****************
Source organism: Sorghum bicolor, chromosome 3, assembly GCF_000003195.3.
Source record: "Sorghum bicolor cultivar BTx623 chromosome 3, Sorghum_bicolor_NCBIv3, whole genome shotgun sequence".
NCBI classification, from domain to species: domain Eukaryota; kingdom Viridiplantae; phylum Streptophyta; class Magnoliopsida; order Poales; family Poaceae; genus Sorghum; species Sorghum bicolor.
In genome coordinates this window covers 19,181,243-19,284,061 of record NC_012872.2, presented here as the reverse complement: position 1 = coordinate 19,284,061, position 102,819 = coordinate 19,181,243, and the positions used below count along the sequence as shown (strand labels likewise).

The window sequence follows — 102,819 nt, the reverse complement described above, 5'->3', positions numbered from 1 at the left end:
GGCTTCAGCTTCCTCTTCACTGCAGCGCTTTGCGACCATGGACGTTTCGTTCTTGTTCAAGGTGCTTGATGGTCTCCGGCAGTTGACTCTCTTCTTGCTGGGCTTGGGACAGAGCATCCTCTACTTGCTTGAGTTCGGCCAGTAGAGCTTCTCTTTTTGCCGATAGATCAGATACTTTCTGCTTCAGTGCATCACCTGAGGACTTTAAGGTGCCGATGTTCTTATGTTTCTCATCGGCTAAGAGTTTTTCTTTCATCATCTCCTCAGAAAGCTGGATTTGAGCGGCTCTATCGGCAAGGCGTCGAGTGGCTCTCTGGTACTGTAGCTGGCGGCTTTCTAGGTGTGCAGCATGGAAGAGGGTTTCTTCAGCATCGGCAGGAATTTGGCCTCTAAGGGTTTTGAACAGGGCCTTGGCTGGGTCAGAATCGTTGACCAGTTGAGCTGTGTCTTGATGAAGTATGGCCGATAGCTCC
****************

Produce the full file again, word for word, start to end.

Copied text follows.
Source organism: Sorghum bicolor, chromosome 3, assembly GCF_000003195.3.
Source record: "Sorghum bicolor cultivar BTx623 chromosome 3, Sorghum_bicolor_NCBIv3, whole genome shotgun sequence".
NCBI classification, from domain to species: domain Eukaryota; kingdom Viridiplantae; phylum Streptophyta; class Magnoliopsida; order Poales; family Poaceae; genus Sorghum; species Sorghum bicolor.
In genome coordinates this window covers 19,181,243-19,284,061 of record NC_012872.2, presented here as the reverse complement: position 1 = coordinate 19,284,061, position 102,819 = coordinate 19,181,243, and the positions used below count along the sequence as shown (strand labels likewise).

The window sequence follows — 102,819 nt, the reverse complement described above, 5'->3', positions numbered from 1 at the left end:
GGCTTCAGCTTCCTCTTCACTGCAGCGCTTTGCGACCATGGACGTTTCGTTCTTGTTCAAGGTGCTTGATGGTCTCCGGCAGTTGACTCTCTTCTTGCTGGGCTTGGGACAGAGCATCCTCTACTTGCTTGAGTTCGGCCAGTAGAGCTTCTCTTTTTGCCGATAGATCAGATACTTTCTGCTTCAGTGCATCACCTGAGGACTTTAAGGTGCCGATGTTCTTATGTTTCTCATCGGCTAAGAGTTTTTCTTTCATCATCTCCTCAGAAAGCTGGATTTGAGCGGCTCTATCGGCAAGGCGTCGAGTGGCTCTCTGGTACTGTAGCTGGCGGCTTTCTAGGTGTGCAGCATGGAAGAGGGTTTCTTCAGCATCGGCAGGAATTTGGCCTCTAAGGGTTTTGAACAGGGCCTTGGCTGGGTCAGAATCGTTGACCAGTTGAGCTGTGTCTTGATGAAGTATGGCCGATAGCTCC